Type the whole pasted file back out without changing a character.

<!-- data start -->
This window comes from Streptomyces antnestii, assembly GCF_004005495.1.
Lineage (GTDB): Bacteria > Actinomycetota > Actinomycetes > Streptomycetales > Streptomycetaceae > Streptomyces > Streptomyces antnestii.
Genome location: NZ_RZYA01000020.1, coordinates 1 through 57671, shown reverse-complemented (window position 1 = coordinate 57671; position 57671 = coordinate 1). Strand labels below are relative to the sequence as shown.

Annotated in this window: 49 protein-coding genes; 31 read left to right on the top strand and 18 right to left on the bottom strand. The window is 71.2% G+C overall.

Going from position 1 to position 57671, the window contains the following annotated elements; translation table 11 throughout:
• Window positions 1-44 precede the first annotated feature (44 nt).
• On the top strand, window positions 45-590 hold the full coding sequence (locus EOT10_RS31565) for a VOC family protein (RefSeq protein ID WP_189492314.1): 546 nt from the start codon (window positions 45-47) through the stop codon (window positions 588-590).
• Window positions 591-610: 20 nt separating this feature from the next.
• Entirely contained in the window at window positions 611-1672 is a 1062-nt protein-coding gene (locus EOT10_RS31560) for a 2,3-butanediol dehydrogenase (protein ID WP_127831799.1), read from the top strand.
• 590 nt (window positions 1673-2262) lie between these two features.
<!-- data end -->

This window comes from Streptomyces antnestii, assembly GCF_004005495.1.
Lineage (GTDB): Bacteria > Actinomycetota > Actinomycetes > Streptomycetales > Streptomycetaceae > Streptomyces > Streptomyces antnestii.
Genome location: NZ_RZYA01000020.1, coordinates 1 through 57671, shown reverse-complemented (window position 1 = coordinate 57671; position 57671 = coordinate 1). Strand labels below are relative to the sequence as shown.

Annotated in this window: 49 protein-coding genes; 31 read left to right on the top strand and 18 right to left on the bottom strand. The window is 71.2% G+C overall.

Going from position 1 to position 57671, the window contains the following annotated elements; translation table 11 throughout:
• Window positions 1-44 precede the first annotated feature (44 nt).
• On the top strand, window positions 45-590 hold the full coding sequence (locus EOT10_RS31565) for a VOC family protein (RefSeq protein ID WP_189492314.1): 546 nt from the start codon (window positions 45-47) through the stop codon (window positions 588-590).
• Window positions 591-610: 20 nt separating this feature from the next.
• Entirely contained in the window at window positions 611-1672 is a 1062-nt protein-coding gene (locus EOT10_RS31560) for a 2,3-butanediol dehydrogenase (protein ID WP_127831799.1), read from the top strand.
• 590 nt (window positions 1673-2262) lie between these two features.